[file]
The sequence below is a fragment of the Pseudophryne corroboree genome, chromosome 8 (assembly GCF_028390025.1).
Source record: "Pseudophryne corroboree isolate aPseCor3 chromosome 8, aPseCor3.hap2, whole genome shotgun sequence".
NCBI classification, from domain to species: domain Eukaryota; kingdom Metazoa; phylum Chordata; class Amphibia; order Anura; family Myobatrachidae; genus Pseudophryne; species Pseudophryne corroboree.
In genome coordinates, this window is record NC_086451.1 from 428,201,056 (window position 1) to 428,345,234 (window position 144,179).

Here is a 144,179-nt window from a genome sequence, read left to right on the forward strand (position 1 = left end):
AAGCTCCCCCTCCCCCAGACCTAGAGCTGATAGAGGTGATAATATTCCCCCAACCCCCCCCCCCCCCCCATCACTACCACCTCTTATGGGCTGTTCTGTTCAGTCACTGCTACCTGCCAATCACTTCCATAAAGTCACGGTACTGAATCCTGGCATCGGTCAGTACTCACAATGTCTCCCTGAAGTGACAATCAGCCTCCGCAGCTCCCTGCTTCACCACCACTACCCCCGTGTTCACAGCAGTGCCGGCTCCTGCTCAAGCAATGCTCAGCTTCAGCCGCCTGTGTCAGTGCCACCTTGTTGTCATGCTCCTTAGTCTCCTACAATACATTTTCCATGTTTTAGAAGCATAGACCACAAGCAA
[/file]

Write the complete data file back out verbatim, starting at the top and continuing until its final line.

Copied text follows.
The sequence below is a fragment of the Pseudophryne corroboree genome, chromosome 8 (assembly GCF_028390025.1).
Source record: "Pseudophryne corroboree isolate aPseCor3 chromosome 8, aPseCor3.hap2, whole genome shotgun sequence".
NCBI classification, from domain to species: domain Eukaryota; kingdom Metazoa; phylum Chordata; class Amphibia; order Anura; family Myobatrachidae; genus Pseudophryne; species Pseudophryne corroboree.
In genome coordinates, this window is record NC_086451.1 from 428,201,056 (window position 1) to 428,345,234 (window position 144,179).

Here is a 144,179-nt window from a genome sequence, read left to right on the forward strand (position 1 = left end):
AAGCTCCCCCTCCCCCAGACCTAGAGCTGATAGAGGTGATAATATTCCCCCAACCCCCCCCCCCCCCCCATCACTACCACCTCTTATGGGCTGTTCTGTTCAGTCACTGCTACCTGCCAATCACTTCCATAAAGTCACGGTACTGAATCCTGGCATCGGTCAGTACTCACAATGTCTCCCTGAAGTGACAATCAGCCTCCGCAGCTCCCTGCTTCACCACCACTACCCCCGTGTTCACAGCAGTGCCGGCTCCTGCTCAAGCAATGCTCAGCTTCAGCCGCCTGTGTCAGTGCCACCTTGTTGTCATGCTCCTTAGTCTCCTACAATACATTTTCCATGTTTTAGAAGCATAGACCACAAGCAA